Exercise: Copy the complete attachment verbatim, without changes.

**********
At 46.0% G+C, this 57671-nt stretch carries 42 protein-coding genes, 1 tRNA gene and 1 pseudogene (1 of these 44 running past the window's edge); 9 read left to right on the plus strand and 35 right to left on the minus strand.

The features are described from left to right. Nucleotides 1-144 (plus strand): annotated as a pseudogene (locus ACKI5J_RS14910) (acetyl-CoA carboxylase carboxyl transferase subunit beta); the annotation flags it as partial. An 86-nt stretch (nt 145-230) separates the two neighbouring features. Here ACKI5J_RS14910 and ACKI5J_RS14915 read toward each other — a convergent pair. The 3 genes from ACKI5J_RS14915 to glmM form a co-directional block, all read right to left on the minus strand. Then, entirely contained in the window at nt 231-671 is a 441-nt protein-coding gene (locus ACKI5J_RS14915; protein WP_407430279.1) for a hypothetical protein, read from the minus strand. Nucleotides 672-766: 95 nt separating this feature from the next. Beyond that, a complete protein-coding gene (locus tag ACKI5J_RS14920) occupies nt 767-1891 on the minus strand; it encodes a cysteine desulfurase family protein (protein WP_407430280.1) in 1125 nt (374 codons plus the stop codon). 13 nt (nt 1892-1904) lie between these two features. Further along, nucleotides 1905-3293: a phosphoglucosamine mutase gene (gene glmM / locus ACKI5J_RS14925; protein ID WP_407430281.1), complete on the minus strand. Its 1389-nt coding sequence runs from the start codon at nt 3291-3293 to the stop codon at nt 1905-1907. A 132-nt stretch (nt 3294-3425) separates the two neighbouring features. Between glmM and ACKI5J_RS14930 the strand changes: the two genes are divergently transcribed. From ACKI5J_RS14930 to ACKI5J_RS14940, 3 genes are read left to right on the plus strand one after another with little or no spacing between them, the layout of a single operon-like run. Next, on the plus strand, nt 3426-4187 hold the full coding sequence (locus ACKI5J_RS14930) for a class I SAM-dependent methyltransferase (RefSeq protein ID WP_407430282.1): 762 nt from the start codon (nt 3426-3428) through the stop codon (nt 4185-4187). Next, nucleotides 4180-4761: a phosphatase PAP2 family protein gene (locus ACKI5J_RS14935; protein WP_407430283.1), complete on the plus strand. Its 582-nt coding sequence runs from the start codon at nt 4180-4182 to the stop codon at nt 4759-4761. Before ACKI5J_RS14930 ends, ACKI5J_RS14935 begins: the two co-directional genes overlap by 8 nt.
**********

At 46.0% G+C, this 57671-nt stretch carries 42 protein-coding genes, 1 tRNA gene and 1 pseudogene (1 of these 44 running past the window's edge); 9 read left to right on the plus strand and 35 right to left on the minus strand.

The features are described from left to right. Nucleotides 1-144 (plus strand): annotated as a pseudogene (locus ACKI5J_RS14910) (acetyl-CoA carboxylase carboxyl transferase subunit beta); the annotation flags it as partial. An 86-nt stretch (nt 145-230) separates the two neighbouring features. Here ACKI5J_RS14910 and ACKI5J_RS14915 read toward each other — a convergent pair. The 3 genes from ACKI5J_RS14915 to glmM form a co-directional block, all read right to left on the minus strand. Then, entirely contained in the window at nt 231-671 is a 441-nt protein-coding gene (locus ACKI5J_RS14915; protein WP_407430279.1) for a hypothetical protein, read from the minus strand. Nucleotides 672-766: 95 nt separating this feature from the next. Beyond that, a complete protein-coding gene (locus tag ACKI5J_RS14920) occupies nt 767-1891 on the minus strand; it encodes a cysteine desulfurase family protein (protein WP_407430280.1) in 1125 nt (374 codons plus the stop codon). 13 nt (nt 1892-1904) lie between these two features. Further along, nucleotides 1905-3293: a phosphoglucosamine mutase gene (gene glmM / locus ACKI5J_RS14925; protein ID WP_407430281.1), complete on the minus strand. Its 1389-nt coding sequence runs from the start codon at nt 3291-3293 to the stop codon at nt 1905-1907. A 132-nt stretch (nt 3294-3425) separates the two neighbouring features. Between glmM and ACKI5J_RS14930 the strand changes: the two genes are divergently transcribed. From ACKI5J_RS14930 to ACKI5J_RS14940, 3 genes are read left to right on the plus strand one after another with little or no spacing between them, the layout of a single operon-like run. Next, on the plus strand, nt 3426-4187 hold the full coding sequence (locus ACKI5J_RS14930) for a class I SAM-dependent methyltransferase (RefSeq protein ID WP_407430282.1): 762 nt from the start codon (nt 3426-3428) through the stop codon (nt 4185-4187). Next, nucleotides 4180-4761: a phosphatase PAP2 family protein gene (locus ACKI5J_RS14935; protein WP_407430283.1), complete on the plus strand. Its 582-nt coding sequence runs from the start codon at nt 4180-4182 to the stop codon at nt 4759-4761. Before ACKI5J_RS14930 ends, ACKI5J_RS14935 begins: the two co-directional genes overlap by 8 nt.